Formula 1

Kaltenborn Splits From Sauber

Sauber’s team principal Monisha Kaltenborn has stepped down the team effective immediately, meaning the team that are currently ninth in the constructors championship will be without a team principal heading into the Azerbaijan Grand Prix this weekend.

Kaltenborn joined Sauber in 2000 as head of its legal department and became the Swiss team’s CEO in 2010, following a rebuild of the team by Peter Sauber after BMW pulled out of the sport. Following this she became a part owner of the team in 2011. She made history in 2012 to become the first ever female team principal. A role she has held up until her split from the team.

The 2012 season was a positive season for Sauber, with the team managing to score several podium finishes at the Malaysian, Canadian, Italian, and Japanese Grand Prix’s. Though since then the team has begun to struggle to deliver consistent results as a midfield outfit. And in 2014 the team failed to score a single World Championship point. Since then they have been regularly at the back of the grid fighting for the low points finishes, though they have yet to have another pointless season like 2014.

Kaltenborn is perhaps best known for overseeing one of the strangest scandals in F1 in 2015, the now infamous Saubergate. When the team headed to the season opener in Australia it was unclear as to who would be driving for them that weekend, as the team technically had three drivers signed up to race for them. Giedo van der Garde claimed the team had agreed in 2014 that he could race for them in 2015 alongside Adrian Sutil, before the team announced their new driver line up of Marcus Ericsson and Felipe Nasr. Prior to the season opener the team reached a settlement with Sutil over his contract, however van der Garde took the team to court for his right to race.

The result was a confusing Australian Grand Prix weekend for the team, with the team facing the possibility of having assets seized by bailiffs for being in contempt of court for not letting van de Garde drive. The team reached a temporary settlement with van de Garde which saw him not race for the team in Australia while they looked for a more permanent solution to the problem. Eventually van de Garde backed down from his legal challenge following a significant compensation fee from the team for him to relinquish his contract.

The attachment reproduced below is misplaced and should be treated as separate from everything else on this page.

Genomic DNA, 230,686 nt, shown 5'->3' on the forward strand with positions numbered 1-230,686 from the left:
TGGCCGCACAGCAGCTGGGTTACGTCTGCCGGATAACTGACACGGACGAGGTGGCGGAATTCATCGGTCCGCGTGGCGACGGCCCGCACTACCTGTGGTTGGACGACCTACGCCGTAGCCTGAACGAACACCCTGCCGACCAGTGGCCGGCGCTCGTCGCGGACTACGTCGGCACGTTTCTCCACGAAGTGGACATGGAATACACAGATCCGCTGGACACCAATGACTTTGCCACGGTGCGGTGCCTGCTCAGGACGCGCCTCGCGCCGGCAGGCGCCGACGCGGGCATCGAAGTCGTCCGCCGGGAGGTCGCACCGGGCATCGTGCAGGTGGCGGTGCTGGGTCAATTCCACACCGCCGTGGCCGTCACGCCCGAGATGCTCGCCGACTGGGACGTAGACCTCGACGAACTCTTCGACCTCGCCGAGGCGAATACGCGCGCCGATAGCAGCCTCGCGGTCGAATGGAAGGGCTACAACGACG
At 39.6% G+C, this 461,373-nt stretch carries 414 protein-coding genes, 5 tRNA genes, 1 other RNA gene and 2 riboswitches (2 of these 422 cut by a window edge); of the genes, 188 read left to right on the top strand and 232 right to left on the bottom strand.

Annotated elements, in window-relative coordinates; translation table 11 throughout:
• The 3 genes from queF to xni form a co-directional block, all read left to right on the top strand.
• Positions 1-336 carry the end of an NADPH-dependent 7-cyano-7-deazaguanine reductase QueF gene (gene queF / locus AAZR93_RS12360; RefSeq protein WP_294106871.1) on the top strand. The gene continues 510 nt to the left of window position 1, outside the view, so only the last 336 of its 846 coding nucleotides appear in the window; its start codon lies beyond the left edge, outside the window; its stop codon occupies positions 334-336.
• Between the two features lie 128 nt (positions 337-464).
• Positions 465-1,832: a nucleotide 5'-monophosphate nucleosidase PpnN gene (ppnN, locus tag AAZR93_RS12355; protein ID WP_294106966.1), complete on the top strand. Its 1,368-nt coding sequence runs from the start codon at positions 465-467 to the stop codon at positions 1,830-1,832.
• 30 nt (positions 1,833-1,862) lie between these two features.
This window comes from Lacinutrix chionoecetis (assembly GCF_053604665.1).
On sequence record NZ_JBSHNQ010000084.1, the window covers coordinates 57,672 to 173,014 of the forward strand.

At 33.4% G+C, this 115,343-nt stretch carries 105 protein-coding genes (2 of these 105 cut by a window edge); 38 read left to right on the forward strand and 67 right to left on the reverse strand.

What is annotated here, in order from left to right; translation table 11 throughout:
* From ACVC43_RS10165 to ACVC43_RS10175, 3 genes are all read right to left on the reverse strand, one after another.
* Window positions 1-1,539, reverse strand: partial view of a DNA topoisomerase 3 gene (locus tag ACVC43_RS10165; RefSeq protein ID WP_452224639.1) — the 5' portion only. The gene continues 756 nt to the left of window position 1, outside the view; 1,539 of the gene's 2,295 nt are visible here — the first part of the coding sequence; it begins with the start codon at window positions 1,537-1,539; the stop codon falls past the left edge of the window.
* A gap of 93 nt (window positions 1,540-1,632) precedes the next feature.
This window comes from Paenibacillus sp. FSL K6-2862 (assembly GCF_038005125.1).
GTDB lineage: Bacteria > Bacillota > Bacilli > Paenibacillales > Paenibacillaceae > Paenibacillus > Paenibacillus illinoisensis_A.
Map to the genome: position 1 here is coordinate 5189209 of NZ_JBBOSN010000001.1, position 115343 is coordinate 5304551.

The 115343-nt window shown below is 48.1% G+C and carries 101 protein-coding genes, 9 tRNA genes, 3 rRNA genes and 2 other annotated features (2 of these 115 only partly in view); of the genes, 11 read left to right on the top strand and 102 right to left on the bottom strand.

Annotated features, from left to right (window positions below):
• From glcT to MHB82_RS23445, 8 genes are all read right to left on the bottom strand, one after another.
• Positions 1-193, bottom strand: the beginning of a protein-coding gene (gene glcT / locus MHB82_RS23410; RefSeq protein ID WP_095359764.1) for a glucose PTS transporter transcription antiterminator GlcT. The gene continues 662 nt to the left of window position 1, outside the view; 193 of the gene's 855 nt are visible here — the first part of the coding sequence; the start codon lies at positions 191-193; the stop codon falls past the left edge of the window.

A common theme throughout Kaltenborn’s run as team principal has been financial trouble for the Sauber F1 team. On several occasions the team have faced the speculation that they could fold. Especially in 2016 when it was questionable if they would even make it to the end of the season. Though it was Kaltenborn who oversaw the sale of the team to Longbow Finance last year. Although she kept her role as CEO and team principal Kaltenborn had to relinquish her shares in the team. While Peter Sauber had to step down as chairman of the board.

Following the demise of the Manor F1 team, Sauber were expected to be the backmarkers for the season. However, much to everyone’s surprise Pascal Wehrlein managed to score four points from his eighth place finish in Spain. Meaning they are now ahead of the pointless McLaren team in the constructors standings for this year.

When Peter Sauber sold his controlling stake of the team to Longbow Finance last year it was reported early on that the Swiss based investment firm wanted to bring in their own individual to run the team on a day to day basis, ousting Kaltenborn. It is believed the new owner and Kaltenborn could not reach an agreement over how the team should be run. Speculation has been that one of the main issues was the way Longbow wanted to treat the teams drivers this season, Wehrlein and Ericsson. The understanding is the new owners wished to give Ericsson priority over Wehrlein, though Kaltenborn was not in favour of the idea. Ultimately it is this rift between the two parties that is the reason for Kaltenborn’s termination effective immediately.

Monisha Kaltenborn for many was decisive figure in the paddock as the first ever female team principal. She broke ground that previously had been untouched by women, paving the way for the likes of Williams deputy team principal Claire Williams and other young women, as well as becoming a role model for young girls out there with dreams of getting into Formula 1. She showed many of them that despite the male dominated paddock women can, and did get into the top roles within the sport. When asked about how she felt being the first team principal Kaltenborn simply replied.

“I have been part of this environment for so long it doesn’t feel different. I look it from the point of view that I get to wear shoes that very few women get to do!”

Feature Image Credit: Sauber F1 Team Press Release.

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